Technology has progressed so far that images can be totally created from scratch on a computer and are really quite hard to distinguish with the naked eye from a real photograph, if possible, making the distinction between the ‘real’ and the ‘digital’ even more difficult. The borders between photography and digital art have become very blurred indeed. Personally I don’t regard computer generated digital art as photography. I think for me the deciding criteria is that the shutter button has to be pressed and a viewfinder has to be involved somewhere in the process. A photo collage or montage would be an example of this. In the making of a collage or montage the shutter would have been pressed at least once in the making of the composite, most probably during the making of a photograph which was used in the actual collage or montage.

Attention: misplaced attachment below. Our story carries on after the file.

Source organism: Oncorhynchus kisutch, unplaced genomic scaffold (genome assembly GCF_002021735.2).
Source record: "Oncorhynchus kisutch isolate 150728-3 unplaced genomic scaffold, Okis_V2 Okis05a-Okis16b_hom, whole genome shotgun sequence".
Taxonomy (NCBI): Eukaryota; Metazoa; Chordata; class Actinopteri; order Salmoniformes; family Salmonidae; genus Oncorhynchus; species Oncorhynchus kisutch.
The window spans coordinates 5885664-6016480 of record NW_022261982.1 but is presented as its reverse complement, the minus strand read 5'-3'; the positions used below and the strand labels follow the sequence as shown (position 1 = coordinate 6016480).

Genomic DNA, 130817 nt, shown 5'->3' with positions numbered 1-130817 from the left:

Technology is always changing and who knows how photographs will be made in fifty or one hundred years time. Whatever new method evolves, I believe we will still be asking the same question and coming up with similar answers because at the end of the day truth is not an absolute concrete concept even though we would like it to be. It is subjective, fluid, depending on one’s stance, point of view, cultural background and beliefs.
(1) Alexander, Scott (2014). Processing the News: Retouching in Photojournalism [online]. American Photo. Available from: http://www.americanphotomag.com/processing-news-retouching-photojournalism [Accessed 18 June, 2015]